If you take herbs for their healing properties, you will have to get used to the bitter taste of many herbs. The expression “bitter in the mouth, makes the heart healthy”, is not a mere statement. It rests on truth, the more bitter the taste, the better the medicinal effect. Bitters are also a tonic for digestion.
And when you think you’ve had the bitterest, Absinth Wormwood takes the crown. You consume very small amounts of it, especially due to the presence of camphor oil. I was strongly drawn to the mystical, misunderstood sister of the abundant Artemisia vulgaris despite, or perhaps because of, its bitter taste. But for me, this Artemisia is the true goddess of wild nature and I would love to wear her leaves as jewels.
You carefully dose; using too much or for too long would stimulate unnecessary heart activity. Three sprigs, max 15 cm long, to half a litre of water, bring to the boil and cool slowly. Of this, drink only two teaspoons in the morning and two in the evening. The herb has a deep knowledge of what your body needs. I usually use it when I feel mild flu symptoms coming on. The first time I used Absinth Wormwood, I literally felt the flu flow from my neck and shoulders through my body to my feet and away with a wave.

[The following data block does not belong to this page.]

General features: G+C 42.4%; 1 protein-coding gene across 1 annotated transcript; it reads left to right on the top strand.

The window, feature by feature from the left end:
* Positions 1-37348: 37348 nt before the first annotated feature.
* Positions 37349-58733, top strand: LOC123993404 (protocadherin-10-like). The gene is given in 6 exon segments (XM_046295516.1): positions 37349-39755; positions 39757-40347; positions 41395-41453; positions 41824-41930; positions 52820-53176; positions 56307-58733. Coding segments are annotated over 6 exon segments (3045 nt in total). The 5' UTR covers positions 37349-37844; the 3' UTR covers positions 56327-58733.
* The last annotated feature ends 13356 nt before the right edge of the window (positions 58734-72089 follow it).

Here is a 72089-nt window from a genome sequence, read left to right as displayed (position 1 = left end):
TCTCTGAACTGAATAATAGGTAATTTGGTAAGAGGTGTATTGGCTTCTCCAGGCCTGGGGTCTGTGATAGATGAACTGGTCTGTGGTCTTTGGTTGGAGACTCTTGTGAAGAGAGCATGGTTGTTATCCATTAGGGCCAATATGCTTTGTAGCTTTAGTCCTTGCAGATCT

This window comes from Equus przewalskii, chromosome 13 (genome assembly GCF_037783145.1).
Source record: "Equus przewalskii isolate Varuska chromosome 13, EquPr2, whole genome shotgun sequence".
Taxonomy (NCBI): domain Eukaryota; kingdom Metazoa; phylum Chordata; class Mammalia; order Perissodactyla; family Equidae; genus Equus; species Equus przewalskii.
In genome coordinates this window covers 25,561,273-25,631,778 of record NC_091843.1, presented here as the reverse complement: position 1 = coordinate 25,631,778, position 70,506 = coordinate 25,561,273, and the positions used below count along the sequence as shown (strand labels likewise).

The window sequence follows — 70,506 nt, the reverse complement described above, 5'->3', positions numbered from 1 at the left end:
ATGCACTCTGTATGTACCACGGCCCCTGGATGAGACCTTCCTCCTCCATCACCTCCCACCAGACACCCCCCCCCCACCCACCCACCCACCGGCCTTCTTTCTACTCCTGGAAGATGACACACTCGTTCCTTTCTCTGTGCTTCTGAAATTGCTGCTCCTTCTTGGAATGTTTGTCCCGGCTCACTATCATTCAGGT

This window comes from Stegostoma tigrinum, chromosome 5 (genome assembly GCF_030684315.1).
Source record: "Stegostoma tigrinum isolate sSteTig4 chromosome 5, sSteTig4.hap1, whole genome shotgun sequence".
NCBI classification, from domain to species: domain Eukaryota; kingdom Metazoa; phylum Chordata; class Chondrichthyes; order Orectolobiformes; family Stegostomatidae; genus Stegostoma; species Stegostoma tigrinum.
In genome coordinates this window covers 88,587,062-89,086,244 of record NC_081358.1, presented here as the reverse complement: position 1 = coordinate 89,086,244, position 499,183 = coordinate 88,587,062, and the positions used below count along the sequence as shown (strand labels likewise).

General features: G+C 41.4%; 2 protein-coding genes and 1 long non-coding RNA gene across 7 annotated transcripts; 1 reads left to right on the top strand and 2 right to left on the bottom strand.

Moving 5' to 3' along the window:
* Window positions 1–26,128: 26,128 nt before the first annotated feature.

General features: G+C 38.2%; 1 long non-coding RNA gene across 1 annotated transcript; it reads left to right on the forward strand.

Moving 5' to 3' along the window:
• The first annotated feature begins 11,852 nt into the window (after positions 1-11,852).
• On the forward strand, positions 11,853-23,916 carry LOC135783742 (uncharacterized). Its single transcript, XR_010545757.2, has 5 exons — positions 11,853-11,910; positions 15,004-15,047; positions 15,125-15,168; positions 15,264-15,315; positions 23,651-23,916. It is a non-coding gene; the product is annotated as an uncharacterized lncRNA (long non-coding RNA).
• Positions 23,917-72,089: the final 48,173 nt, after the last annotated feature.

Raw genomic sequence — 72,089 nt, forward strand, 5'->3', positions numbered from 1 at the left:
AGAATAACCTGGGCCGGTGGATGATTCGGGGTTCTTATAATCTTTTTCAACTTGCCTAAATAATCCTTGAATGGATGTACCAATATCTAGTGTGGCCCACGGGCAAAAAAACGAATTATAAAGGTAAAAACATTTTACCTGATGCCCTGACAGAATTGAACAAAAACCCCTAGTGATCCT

Of course, it should also be mentioned that its controversy is mainly due to the heavy use of absinth liqueur, which many of enlightenment thinkers consumed in the late 19th century for its mind-altering effects. However, the liqeur caused epilepsy, nerve and brain damage and was banned. It is unfortunate that this cast a shadow over the plant’s use, although it fits the shyness of the goddess Artemis.